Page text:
treatise First Lines of the Practice of Physic
1.]  In teaching the Practice of Physic, we 
endeavor to give instruction for discerning
distinguishing,  preventing, and curing 
diseases, as they occur in particular persons. 
2.]  The art of DISCERNING and 
DISTINGUISHING diseases . . . . 
PHYSIC 25 (New York, L. Nichols 1801) (Introduction 
written in 1789) (second emphasis added).  Thus, 
authorities in the field of medicine also viewed 
various aspects of the field as an “art.” 
From the foregoing it is clear that the field of 
medicine was considered by the Framers to be one of 

the “useful Arts.”  It is also clear that procedures for 
diagnosis and treatment of diseases were considered 
arts within the more general art of medicine.  
Moreover, Jefferson and his contemporaries 
repeatedly voiced an acute need for progress in the 
art of medicine.  The Constitution was thus drafted 
with an understanding of medicine as a “useful Art” 
in which “progress” was greatly desired. 
III.  Congress intended advances in medical 
diagnosis and treatment to be patent 
eligible subject matter.   
From the first Patent Act, Congress has broadly 
described the class of inventions eligible to be 
considered for Patents.  Later acts of Congress made 
clear that medicine, including methods of diagnosis 
and treatment, were meant to be included in that 
description.  As further discussed below, reading the 
Patent Act in a manner which excludes methods of 
diagnosis and treatment from the class of patent 
eligible inventions is contrary to the legislative 
history as interpreted by this Court. 
This Court has repeatedly recognized that the 
legislative history of the Patent Act supports a broad 
construction of patent eligible subject matter.  In 
Diamond v. Chakrabarty, this Court noted that: 
The Patent Act of 1793, authored by Thomas 
Jefferson, defined statutory subject matter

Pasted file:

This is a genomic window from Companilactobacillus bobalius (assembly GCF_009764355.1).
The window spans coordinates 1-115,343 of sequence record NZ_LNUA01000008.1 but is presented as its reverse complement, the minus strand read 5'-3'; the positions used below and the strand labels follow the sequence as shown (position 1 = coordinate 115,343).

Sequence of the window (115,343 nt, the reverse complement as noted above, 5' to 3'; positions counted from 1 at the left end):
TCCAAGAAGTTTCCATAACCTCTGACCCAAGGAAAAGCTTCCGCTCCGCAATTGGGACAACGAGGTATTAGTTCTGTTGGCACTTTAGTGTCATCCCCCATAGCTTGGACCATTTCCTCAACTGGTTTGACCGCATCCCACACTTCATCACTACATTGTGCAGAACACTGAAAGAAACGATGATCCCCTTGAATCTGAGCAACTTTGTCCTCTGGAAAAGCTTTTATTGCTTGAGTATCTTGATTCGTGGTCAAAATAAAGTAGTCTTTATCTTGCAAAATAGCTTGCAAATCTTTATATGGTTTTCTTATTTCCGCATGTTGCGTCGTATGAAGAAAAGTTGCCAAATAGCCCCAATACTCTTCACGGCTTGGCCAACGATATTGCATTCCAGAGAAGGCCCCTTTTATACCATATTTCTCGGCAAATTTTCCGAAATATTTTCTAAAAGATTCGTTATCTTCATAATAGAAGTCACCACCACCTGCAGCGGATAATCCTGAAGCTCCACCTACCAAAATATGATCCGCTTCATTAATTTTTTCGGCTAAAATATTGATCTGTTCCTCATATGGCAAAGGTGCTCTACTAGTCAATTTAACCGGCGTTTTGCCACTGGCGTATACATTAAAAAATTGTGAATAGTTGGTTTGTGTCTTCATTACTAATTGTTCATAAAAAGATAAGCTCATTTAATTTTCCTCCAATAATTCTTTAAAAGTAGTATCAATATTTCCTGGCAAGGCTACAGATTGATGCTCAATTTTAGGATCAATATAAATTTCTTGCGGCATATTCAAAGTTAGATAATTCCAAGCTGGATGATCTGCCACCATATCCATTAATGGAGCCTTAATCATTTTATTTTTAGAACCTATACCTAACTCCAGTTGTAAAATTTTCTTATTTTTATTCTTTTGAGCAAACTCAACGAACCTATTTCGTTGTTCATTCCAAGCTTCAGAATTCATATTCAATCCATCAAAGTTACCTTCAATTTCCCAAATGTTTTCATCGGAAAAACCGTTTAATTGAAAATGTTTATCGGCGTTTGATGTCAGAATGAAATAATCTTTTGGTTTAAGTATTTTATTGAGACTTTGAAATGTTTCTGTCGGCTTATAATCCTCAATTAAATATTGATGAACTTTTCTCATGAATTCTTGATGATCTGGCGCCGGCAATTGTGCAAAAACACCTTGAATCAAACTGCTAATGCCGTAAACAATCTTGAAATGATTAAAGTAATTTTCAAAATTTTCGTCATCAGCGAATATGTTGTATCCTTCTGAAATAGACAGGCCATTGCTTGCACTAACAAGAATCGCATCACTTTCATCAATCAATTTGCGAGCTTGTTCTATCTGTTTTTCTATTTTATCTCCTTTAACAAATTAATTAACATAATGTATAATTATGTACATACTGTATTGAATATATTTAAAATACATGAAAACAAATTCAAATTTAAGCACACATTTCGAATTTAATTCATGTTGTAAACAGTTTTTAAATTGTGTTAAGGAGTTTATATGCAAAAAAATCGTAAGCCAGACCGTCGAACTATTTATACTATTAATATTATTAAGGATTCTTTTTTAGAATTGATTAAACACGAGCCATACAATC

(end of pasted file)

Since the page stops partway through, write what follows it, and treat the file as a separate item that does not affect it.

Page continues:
as “any new and useful art, machine, 
manufacture, or composition of matter, or 
any new or useful improvement [thereof].”  
Act of Feb. 21, 1793, § 1, 1 Stat. 319.  The 

Act embodied Jefferson's philosophy that 
“ingenuity should receive a liberal 
encouragement.”  5 Writings of Thomas 
Jefferson 75-76 (Washington ed. 1871).  See 
Graham v. John Deere Co., 383 U.S. 1, 7-10, 
86 S.Ct. 684, 688-690, 15 L.Ed.2d 545 (1966).  
Subsequent patent statutes in 1836, 1870, 
and 1874 employed this same broad 
language.  In 1952, when the patent laws 
were recodified, Congress replaced the word 
“art” with “process,” but otherwise left 
Jefferson's language intact.  The Committee 
Reports accompanying the 1952 Act inform 
us that Congress intended statutory subject 
matter to “include anything under the sun 
that is made by man.”  S.Rep.No.1979, 82d 
Cong., 2d Sess., 5 (1952); H.R.Rep.No.1923, 
82d Cong., 2d Sess., 6 (1952). 
447 U.S. 303, 308-309 (1980).  Though Congress 
replaced the word “art” with “process,” in the 1952 
act, the act also defined “process” as “a process, art, 
or method.”  35 U.S.C. § 101(b) (2006).  Thus, the 
term “process” was defined as including that which it 
replaced.  Accordingly, “any new and useful art . . . 
or any new or useful improvement [thereof]” which 
was patent eligible before enactment of the 1952 
Patent Act remained patent eligible subject matter 
under the 1952 act.   
In  Chakrabarty, this Court went on to discuss 
the reasons behind a broad construction of the 
patent eligible subject matter provisions of the 
Patent Act.  The Court recognized that “[t]he subject 

matter provisions of the patent law have been cast in 
broad terms to fulfill the constitutional and